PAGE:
• “Ben Tillman and the Reconstruction of White Supremacy” handout
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  • “Ben Tillman and Political Reform in the South” handout
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  • “Tillmanites” handout
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  • “Test: Tillman as a Progressive”
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  • “Tillman Resources”
    I adapted the "Inaugural Address to the General Assembly of South Carolina, 1890" to fit my needs.I had one set that indicated the specific sections of text that each individual group was assigned.  This was only given to the group working on the section. I had another set that had all the sections indicated together in one packet.  This was given to everyone in the class so that they could see and read what the groups had.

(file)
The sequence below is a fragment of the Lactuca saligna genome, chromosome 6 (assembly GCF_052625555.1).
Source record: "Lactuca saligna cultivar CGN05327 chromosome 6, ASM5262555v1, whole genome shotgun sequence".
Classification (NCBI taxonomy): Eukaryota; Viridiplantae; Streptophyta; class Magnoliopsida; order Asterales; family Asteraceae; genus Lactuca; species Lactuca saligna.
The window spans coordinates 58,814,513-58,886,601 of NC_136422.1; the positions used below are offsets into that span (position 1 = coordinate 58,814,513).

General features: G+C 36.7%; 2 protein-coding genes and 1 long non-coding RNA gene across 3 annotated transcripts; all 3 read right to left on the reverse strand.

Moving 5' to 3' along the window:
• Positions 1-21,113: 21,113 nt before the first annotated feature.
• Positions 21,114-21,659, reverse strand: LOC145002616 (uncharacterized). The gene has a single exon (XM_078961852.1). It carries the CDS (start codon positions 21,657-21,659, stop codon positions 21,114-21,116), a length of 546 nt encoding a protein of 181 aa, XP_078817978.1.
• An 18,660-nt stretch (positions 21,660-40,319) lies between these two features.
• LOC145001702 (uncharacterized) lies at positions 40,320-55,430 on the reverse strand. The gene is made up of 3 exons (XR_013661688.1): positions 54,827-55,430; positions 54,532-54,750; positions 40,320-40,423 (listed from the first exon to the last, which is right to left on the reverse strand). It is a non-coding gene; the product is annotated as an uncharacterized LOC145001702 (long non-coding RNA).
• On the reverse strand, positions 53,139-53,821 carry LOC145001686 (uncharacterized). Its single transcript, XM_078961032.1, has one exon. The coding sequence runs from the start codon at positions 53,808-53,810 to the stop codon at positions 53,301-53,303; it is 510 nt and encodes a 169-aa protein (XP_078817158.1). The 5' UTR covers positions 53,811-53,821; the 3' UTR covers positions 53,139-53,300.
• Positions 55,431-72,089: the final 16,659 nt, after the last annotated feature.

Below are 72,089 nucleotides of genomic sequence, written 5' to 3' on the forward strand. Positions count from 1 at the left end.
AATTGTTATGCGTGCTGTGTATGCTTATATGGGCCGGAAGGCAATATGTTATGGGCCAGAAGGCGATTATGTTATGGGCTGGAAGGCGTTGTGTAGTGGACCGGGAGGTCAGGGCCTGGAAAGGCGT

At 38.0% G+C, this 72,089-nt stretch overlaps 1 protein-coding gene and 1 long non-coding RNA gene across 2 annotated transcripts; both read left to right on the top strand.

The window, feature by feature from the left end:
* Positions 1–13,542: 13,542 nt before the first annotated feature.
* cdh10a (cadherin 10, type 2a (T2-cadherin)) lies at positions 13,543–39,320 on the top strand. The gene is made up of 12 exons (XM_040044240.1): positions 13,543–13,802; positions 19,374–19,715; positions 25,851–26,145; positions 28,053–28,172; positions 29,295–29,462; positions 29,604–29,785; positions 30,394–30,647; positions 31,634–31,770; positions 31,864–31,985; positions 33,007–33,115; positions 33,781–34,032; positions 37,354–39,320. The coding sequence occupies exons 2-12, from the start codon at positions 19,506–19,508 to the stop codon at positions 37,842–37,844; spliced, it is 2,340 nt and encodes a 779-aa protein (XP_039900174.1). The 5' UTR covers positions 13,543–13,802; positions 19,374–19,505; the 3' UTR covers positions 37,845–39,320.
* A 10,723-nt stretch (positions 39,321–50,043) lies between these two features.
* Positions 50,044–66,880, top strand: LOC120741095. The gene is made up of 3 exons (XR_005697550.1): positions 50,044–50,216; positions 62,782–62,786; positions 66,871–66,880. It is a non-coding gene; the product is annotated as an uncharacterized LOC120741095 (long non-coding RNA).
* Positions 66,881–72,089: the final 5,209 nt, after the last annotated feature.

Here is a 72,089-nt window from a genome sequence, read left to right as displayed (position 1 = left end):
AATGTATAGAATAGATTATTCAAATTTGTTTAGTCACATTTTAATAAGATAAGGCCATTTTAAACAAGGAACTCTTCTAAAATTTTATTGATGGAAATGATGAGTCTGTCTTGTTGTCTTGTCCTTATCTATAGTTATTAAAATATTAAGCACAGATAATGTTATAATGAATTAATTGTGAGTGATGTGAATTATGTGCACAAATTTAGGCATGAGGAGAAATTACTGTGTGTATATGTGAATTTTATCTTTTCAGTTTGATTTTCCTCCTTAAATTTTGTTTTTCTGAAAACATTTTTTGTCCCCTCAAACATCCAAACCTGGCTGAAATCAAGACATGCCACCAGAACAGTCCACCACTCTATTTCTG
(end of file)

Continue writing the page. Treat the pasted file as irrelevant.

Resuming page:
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  • Important Note on Tools: You need to have a way to show each of these resources to the class.  I used an LCD projector and laptop.  All of these resources lend themselves to being put on an overhead projector as well.  Of course copying them for each student would work as well…but who has that much paper?
  • Procedures for Lesson Plan

    Day One
    1. Give students “Ben Tillman and the Reconstruction of White Supremacy” and “Ben Tillman and Political Reform in the South” handouts.